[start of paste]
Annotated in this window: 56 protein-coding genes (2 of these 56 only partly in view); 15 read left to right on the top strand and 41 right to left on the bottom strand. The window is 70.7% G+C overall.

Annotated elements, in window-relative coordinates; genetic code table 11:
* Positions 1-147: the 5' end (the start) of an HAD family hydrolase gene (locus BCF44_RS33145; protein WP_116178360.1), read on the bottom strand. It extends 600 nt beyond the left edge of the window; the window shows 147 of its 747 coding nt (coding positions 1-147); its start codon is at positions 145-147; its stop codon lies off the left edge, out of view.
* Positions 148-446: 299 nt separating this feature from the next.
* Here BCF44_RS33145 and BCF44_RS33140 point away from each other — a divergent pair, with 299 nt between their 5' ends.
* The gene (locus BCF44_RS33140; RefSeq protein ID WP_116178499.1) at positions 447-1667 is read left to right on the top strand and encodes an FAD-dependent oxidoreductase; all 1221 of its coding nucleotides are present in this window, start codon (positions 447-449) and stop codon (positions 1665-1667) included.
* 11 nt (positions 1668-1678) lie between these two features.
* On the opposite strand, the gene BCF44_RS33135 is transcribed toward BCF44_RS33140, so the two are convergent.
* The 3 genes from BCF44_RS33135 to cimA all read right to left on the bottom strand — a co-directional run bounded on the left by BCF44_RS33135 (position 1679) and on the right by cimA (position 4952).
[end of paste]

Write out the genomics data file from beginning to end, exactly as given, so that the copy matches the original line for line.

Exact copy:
Annotated in this window: 56 protein-coding genes (2 of these 56 only partly in view); 15 read left to right on the top strand and 41 right to left on the bottom strand. The window is 70.7% G+C overall.

Annotated elements, in window-relative coordinates; genetic code table 11:
* Positions 1-147: the 5' end (the start) of an HAD family hydrolase gene (locus BCF44_RS33145; protein WP_116178360.1), read on the bottom strand. It extends 600 nt beyond the left edge of the window; the window shows 147 of its 747 coding nt (coding positions 1-147); its start codon is at positions 145-147; its stop codon lies off the left edge, out of view.
* Positions 148-446: 299 nt separating this feature from the next.
* Here BCF44_RS33145 and BCF44_RS33140 point away from each other — a divergent pair, with 299 nt between their 5' ends.
* The gene (locus BCF44_RS33140; RefSeq protein ID WP_116178499.1) at positions 447-1667 is read left to right on the top strand and encodes an FAD-dependent oxidoreductase; all 1221 of its coding nucleotides are present in this window, start codon (positions 447-449) and stop codon (positions 1665-1667) included.
* 11 nt (positions 1668-1678) lie between these two features.
* On the opposite strand, the gene BCF44_RS33135 is transcribed toward BCF44_RS33140, so the two are convergent.
* The 3 genes from BCF44_RS33135 to cimA all read right to left on the bottom strand — a co-directional run bounded on the left by BCF44_RS33135 (position 1679) and on the right by cimA (position 4952).